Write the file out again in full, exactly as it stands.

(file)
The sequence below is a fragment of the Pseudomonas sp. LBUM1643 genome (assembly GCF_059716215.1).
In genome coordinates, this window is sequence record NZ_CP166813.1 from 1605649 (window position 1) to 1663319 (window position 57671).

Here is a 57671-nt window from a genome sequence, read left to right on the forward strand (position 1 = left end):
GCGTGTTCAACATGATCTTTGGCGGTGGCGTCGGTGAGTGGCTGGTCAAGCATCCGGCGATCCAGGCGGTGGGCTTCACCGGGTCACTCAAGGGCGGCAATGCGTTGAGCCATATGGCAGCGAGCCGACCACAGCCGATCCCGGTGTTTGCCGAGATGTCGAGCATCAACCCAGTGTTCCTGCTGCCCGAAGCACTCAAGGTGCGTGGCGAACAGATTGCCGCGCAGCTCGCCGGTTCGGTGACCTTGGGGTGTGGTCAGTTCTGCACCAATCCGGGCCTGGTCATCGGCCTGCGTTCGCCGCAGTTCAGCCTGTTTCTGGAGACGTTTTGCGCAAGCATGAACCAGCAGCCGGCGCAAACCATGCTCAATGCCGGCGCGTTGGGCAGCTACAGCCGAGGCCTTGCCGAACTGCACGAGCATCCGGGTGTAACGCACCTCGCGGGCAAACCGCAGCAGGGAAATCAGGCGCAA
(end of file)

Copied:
The sequence below is a fragment of the Pseudomonas sp. LBUM1643 genome (assembly GCF_059716215.1).
In genome coordinates, this window is sequence record NZ_CP166813.1 from 1605649 (window position 1) to 1663319 (window position 57671).

Here is a 57671-nt window from a genome sequence, read left to right on the forward strand (position 1 = left end):
GCGTGTTCAACATGATCTTTGGCGGTGGCGTCGGTGAGTGGCTGGTCAAGCATCCGGCGATCCAGGCGGTGGGCTTCACCGGGTCACTCAAGGGCGGCAATGCGTTGAGCCATATGGCAGCGAGCCGACCACAGCCGATCCCGGTGTTTGCCGAGATGTCGAGCATCAACCCAGTGTTCCTGCTGCCCGAAGCACTCAAGGTGCGTGGCGAACAGATTGCCGCGCAGCTCGCCGGTTCGGTGACCTTGGGGTGTGGTCAGTTCTGCACCAATCCGGGCCTGGTCATCGGCCTGCGTTCGCCGCAGTTCAGCCTGTTTCTGGAGACGTTTTGCGCAAGCATGAACCAGCAGCCGGCGCAAACCATGCTCAATGCCGGCGCGTTGGGCAGCTACAGCCGAGGCCTTGCCGAACTGCACGAGCATCCGGGTGTAACGCACCTCGCGGGCAAACCGCAGCAGGGAAATCAGGCGCAA